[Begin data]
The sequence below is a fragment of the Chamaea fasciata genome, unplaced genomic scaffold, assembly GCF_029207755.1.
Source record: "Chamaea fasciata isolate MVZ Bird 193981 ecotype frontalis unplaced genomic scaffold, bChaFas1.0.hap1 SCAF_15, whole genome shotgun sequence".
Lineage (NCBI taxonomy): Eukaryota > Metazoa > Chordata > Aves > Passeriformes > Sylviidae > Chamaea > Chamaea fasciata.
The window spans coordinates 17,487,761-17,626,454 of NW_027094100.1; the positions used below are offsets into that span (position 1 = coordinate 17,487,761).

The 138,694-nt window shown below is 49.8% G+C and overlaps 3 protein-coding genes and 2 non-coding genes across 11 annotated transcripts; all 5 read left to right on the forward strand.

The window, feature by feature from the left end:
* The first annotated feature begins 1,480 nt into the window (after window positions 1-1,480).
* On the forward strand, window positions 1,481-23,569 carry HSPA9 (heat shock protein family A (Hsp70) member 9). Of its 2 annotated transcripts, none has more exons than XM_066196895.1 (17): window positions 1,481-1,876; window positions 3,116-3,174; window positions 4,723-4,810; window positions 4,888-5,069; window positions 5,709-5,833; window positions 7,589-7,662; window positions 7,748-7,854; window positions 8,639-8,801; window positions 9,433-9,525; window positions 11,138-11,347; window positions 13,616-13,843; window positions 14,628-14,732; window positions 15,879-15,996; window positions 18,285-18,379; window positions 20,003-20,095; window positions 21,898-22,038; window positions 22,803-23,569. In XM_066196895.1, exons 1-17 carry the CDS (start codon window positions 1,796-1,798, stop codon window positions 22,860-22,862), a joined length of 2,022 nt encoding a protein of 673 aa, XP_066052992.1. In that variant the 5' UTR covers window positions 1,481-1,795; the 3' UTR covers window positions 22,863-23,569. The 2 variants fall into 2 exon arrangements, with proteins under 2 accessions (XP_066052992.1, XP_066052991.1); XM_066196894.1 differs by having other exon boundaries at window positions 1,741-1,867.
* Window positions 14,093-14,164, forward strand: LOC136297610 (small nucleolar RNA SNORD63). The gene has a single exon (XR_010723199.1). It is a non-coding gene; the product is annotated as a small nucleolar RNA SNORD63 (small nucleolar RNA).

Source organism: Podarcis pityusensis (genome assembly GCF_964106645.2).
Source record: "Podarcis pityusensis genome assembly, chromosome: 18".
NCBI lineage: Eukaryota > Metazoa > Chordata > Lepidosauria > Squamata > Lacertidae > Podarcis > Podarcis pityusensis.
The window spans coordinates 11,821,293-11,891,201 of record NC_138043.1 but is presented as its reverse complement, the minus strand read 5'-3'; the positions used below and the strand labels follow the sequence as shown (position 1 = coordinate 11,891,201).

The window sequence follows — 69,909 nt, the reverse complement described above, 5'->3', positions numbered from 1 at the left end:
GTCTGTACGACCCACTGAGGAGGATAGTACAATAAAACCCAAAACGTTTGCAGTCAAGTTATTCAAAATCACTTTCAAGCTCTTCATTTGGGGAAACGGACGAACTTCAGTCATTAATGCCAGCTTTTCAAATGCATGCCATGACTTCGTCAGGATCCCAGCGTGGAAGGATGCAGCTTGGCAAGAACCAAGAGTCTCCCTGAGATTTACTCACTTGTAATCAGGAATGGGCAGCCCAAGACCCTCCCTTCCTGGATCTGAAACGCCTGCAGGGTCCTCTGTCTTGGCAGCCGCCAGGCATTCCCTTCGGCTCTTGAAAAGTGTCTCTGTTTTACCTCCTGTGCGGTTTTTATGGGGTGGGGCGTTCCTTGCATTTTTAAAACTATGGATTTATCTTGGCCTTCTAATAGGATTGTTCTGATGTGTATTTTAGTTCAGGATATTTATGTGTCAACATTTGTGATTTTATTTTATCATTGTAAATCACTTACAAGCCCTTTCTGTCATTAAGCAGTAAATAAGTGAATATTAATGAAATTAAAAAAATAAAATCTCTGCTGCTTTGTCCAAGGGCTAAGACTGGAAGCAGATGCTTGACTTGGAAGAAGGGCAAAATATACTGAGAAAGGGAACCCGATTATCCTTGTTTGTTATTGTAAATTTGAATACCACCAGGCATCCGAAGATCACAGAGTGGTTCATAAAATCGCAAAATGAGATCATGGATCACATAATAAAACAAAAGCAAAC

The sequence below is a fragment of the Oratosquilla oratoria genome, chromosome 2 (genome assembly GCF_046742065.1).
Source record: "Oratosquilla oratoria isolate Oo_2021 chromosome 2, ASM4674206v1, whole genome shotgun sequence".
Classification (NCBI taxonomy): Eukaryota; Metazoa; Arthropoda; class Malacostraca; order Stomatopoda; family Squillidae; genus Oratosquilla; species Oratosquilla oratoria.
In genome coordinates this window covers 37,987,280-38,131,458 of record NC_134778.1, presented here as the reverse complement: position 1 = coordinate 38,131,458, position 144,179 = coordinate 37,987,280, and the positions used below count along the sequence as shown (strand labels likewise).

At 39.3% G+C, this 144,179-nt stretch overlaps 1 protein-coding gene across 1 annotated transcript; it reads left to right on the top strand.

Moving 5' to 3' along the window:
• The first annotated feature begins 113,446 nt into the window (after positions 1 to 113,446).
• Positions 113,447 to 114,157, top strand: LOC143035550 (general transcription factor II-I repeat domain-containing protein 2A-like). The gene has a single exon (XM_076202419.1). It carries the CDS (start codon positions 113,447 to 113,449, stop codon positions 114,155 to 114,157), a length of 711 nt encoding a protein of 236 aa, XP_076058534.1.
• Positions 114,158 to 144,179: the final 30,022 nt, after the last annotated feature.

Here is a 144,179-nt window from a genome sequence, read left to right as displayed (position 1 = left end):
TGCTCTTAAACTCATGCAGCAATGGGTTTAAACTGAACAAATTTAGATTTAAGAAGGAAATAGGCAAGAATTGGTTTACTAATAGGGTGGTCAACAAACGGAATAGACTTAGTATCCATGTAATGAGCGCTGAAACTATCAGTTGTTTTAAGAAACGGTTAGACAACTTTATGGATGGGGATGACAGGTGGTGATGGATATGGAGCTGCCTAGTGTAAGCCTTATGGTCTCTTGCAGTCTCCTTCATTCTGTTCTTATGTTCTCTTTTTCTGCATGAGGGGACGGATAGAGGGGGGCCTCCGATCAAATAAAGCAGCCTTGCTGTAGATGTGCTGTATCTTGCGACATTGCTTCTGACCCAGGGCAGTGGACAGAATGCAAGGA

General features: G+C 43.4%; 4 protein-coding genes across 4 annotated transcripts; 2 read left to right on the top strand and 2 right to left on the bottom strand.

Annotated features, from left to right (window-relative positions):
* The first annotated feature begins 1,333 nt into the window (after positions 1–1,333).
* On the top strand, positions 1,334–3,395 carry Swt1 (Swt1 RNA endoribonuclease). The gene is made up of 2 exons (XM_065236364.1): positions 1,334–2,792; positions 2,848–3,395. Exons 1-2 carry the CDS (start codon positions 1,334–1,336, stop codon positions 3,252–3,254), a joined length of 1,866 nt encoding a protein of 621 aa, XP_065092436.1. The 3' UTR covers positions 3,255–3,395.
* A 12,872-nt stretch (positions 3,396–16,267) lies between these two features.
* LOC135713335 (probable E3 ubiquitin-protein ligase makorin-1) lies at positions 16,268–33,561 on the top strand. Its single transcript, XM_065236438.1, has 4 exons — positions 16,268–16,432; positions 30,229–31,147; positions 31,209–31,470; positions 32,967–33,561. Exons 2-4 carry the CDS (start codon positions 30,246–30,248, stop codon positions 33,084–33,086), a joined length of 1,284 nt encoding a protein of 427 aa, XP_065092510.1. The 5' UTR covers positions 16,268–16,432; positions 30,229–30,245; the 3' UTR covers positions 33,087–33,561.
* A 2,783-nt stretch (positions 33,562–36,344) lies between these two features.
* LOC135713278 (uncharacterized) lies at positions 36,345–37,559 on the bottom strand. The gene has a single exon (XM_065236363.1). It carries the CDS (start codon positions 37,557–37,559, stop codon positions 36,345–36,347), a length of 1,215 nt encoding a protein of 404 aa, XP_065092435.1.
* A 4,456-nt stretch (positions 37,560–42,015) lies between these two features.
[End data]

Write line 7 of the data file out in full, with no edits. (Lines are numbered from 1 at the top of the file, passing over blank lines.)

* The first annotated feature begins 1,480 nt into the window (after window positions 1-1,480).